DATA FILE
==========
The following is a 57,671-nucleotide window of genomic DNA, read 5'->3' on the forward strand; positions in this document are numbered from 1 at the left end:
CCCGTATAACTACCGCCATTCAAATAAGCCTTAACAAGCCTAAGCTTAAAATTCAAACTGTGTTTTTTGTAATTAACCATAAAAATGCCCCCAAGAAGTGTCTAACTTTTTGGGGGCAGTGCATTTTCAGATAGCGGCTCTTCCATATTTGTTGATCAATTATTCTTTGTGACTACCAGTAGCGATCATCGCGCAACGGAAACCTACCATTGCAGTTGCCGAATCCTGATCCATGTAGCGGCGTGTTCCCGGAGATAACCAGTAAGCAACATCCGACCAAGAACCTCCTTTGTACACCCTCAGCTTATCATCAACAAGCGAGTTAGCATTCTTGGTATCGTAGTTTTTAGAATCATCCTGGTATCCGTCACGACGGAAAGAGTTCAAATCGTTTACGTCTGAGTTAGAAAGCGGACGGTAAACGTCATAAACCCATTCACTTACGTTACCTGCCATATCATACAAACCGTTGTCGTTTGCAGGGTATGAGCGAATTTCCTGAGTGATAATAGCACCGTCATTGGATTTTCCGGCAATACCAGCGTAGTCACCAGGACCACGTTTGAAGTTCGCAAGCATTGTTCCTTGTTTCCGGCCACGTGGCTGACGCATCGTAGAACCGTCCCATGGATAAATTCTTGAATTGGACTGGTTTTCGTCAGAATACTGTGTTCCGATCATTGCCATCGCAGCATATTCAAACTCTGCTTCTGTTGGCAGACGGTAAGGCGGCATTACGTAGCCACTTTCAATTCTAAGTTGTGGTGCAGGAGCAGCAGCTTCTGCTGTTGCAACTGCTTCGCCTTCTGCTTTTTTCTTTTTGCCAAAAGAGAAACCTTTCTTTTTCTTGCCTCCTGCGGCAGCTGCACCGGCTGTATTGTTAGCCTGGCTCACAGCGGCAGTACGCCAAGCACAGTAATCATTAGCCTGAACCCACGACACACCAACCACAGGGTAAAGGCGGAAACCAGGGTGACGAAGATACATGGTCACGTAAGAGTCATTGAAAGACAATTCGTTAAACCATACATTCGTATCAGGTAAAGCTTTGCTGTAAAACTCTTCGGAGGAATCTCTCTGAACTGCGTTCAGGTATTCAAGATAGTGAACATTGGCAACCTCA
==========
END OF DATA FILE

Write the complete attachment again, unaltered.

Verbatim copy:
The following is a 57,671-nucleotide window of genomic DNA, read 5'->3' on the forward strand; positions in this document are numbered from 1 at the left end:
CCCGTATAACTACCGCCATTCAAATAAGCCTTAACAAGCCTAAGCTTAAAATTCAAACTGTGTTTTTTGTAATTAACCATAAAAATGCCCCCAAGAAGTGTCTAACTTTTTGGGGGCAGTGCATTTTCAGATAGCGGCTCTTCCATATTTGTTGATCAATTATTCTTTGTGACTACCAGTAGCGATCATCGCGCAACGGAAACCTACCATTGCAGTTGCCGAATCCTGATCCATGTAGCGGCGTGTTCCCGGAGATAACCAGTAAGCAACATCCGACCAAGAACCTCCTTTGTACACCCTCAGCTTATCATCAACAAGCGAGTTAGCATTCTTGGTATCGTAGTTTTTAGAATCATCCTGGTATCCGTCACGACGGAAAGAGTTCAAATCGTTTACGTCTGAGTTAGAAAGCGGACGGTAAACGTCATAAACCCATTCACTTACGTTACCTGCCATATCATACAAACCGTTGTCGTTTGCAGGGTATGAGCGAATTTCCTGAGTGATAATAGCACCGTCATTGGATTTTCCGGCAATACCAGCGTAGTCACCAGGACCACGTTTGAAGTTCGCAAGCATTGTTCCTTGTTTCCGGCCACGTGGCTGACGCATCGTAGAACCGTCCCATGGATAAATTCTTGAATTGGACTGGTTTTCGTCAGAATACTGTGTTCCGATCATTGCCATCGCAGCATATTCAAACTCTGCTTCTGTTGGCAGACGGTAAGGCGGCATTACGTAGCCACTTTCAATTCTAAGTTGTGGTGCAGGAGCAGCAGCTTCTGCTGTTGCAACTGCTTCGCCTTCTGCTTTTTTCTTTTTGCCAAAAGAGAAACCTTTCTTTTTCTTGCCTCCTGCGGCAGCTGCACCGGCTGTATTGTTAGCCTGGCTCACAGCGGCAGTACGCCAAGCACAGTAATCATTAGCCTGAACCCACGACACACCAACCACAGGGTAAAGGCGGAAACCAGGGTGACGAAGATACATGGTCACGTAAGAGTCATTGAAAGACAATTCGTTAAACCATACATTCGTATCAGGTAAAGCTTTGCTGTAAAACTCTTCGGAGGAATCTCTCTGAACTGCGTTCAGGTATTCAAGATAGTGAACATTGGCAACCTCA